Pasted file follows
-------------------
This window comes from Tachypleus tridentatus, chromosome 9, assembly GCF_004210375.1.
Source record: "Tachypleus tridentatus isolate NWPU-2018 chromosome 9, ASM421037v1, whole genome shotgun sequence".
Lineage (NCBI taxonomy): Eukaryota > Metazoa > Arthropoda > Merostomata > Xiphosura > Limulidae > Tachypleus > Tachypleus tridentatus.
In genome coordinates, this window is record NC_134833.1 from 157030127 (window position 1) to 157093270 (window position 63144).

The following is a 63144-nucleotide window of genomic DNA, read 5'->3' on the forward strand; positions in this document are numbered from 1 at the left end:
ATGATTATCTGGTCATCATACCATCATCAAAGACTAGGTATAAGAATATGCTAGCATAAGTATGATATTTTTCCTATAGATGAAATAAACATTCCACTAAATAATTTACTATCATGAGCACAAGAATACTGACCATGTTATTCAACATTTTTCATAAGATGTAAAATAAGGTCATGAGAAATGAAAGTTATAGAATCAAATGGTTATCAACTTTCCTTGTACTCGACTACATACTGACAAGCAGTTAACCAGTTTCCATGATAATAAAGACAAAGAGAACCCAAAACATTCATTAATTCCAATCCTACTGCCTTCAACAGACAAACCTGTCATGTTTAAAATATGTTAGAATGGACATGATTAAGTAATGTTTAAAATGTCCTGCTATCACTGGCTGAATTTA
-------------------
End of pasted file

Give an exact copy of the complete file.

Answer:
This window comes from Tachypleus tridentatus, chromosome 9, assembly GCF_004210375.1.
Source record: "Tachypleus tridentatus isolate NWPU-2018 chromosome 9, ASM421037v1, whole genome shotgun sequence".
Lineage (NCBI taxonomy): Eukaryota > Metazoa > Arthropoda > Merostomata > Xiphosura > Limulidae > Tachypleus > Tachypleus tridentatus.
In genome coordinates, this window is record NC_134833.1 from 157030127 (window position 1) to 157093270 (window position 63144).

The following is a 63144-nucleotide window of genomic DNA, read 5'->3' on the forward strand; positions in this document are numbered from 1 at the left end:
ATGATTATCTGGTCATCATACCATCATCAAAGACTAGGTATAAGAATATGCTAGCATAAGTATGATATTTTTCCTATAGATGAAATAAACATTCCACTAAATAATTTACTATCATGAGCACAAGAATACTGACCATGTTATTCAACATTTTTCATAAGATGTAAAATAAGGTCATGAGAAATGAAAGTTATAGAATCAAATGGTTATCAACTTTCCTTGTACTCGACTACATACTGACAAGCAGTTAACCAGTTTCCATGATAATAAAGACAAAGAGAACCCAAAACATTCATTAATTCCAATCCTACTGCCTTCAACAGACAAACCTGTCATGTTTAAAATATGTTAGAATGGACATGATTAAGTAATGTTTAAAATGTCCTGCTATCACTGGCTGAATTTA